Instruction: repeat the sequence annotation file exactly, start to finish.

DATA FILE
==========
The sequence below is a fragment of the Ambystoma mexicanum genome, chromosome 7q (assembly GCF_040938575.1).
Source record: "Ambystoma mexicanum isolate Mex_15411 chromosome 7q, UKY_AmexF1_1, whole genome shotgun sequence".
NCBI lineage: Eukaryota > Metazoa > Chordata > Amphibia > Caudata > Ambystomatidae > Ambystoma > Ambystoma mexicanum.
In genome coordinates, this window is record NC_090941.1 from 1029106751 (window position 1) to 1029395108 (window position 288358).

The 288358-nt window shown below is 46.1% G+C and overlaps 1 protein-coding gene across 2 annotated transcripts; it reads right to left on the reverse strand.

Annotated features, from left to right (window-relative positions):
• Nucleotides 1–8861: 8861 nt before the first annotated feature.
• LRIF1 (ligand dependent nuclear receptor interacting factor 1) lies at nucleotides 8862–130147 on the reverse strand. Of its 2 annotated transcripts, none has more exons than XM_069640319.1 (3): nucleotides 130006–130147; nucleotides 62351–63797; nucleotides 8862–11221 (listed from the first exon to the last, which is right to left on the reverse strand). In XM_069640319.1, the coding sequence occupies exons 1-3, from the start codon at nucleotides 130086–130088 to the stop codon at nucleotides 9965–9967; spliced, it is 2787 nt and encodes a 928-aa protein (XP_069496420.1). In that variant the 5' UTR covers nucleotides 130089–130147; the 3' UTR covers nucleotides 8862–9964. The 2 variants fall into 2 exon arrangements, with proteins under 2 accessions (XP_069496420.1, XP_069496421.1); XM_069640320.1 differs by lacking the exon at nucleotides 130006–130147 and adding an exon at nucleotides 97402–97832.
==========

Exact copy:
The sequence below is a fragment of the Ambystoma mexicanum genome, chromosome 7q (assembly GCF_040938575.1).
Source record: "Ambystoma mexicanum isolate Mex_15411 chromosome 7q, UKY_AmexF1_1, whole genome shotgun sequence".
NCBI lineage: Eukaryota > Metazoa > Chordata > Amphibia > Caudata > Ambystomatidae > Ambystoma > Ambystoma mexicanum.
In genome coordinates, this window is record NC_090941.1 from 1029106751 (window position 1) to 1029395108 (window position 288358).

The 288358-nt window shown below is 46.1% G+C and overlaps 1 protein-coding gene across 2 annotated transcripts; it reads right to left on the reverse strand.

Annotated features, from left to right (window-relative positions):
• Nucleotides 1–8861: 8861 nt before the first annotated feature.
• LRIF1 (ligand dependent nuclear receptor interacting factor 1) lies at nucleotides 8862–130147 on the reverse strand. Of its 2 annotated transcripts, none has more exons than XM_069640319.1 (3): nucleotides 130006–130147; nucleotides 62351–63797; nucleotides 8862–11221 (listed from the first exon to the last, which is right to left on the reverse strand). In XM_069640319.1, the coding sequence occupies exons 1-3, from the start codon at nucleotides 130086–130088 to the stop codon at nucleotides 9965–9967; spliced, it is 2787 nt and encodes a 928-aa protein (XP_069496420.1). In that variant the 5' UTR covers nucleotides 130089–130147; the 3' UTR covers nucleotides 8862–9964. The 2 variants fall into 2 exon arrangements, with proteins under 2 accessions (XP_069496420.1, XP_069496421.1); XM_069640320.1 differs by lacking the exon at nucleotides 130006–130147 and adding an exon at nucleotides 97402–97832.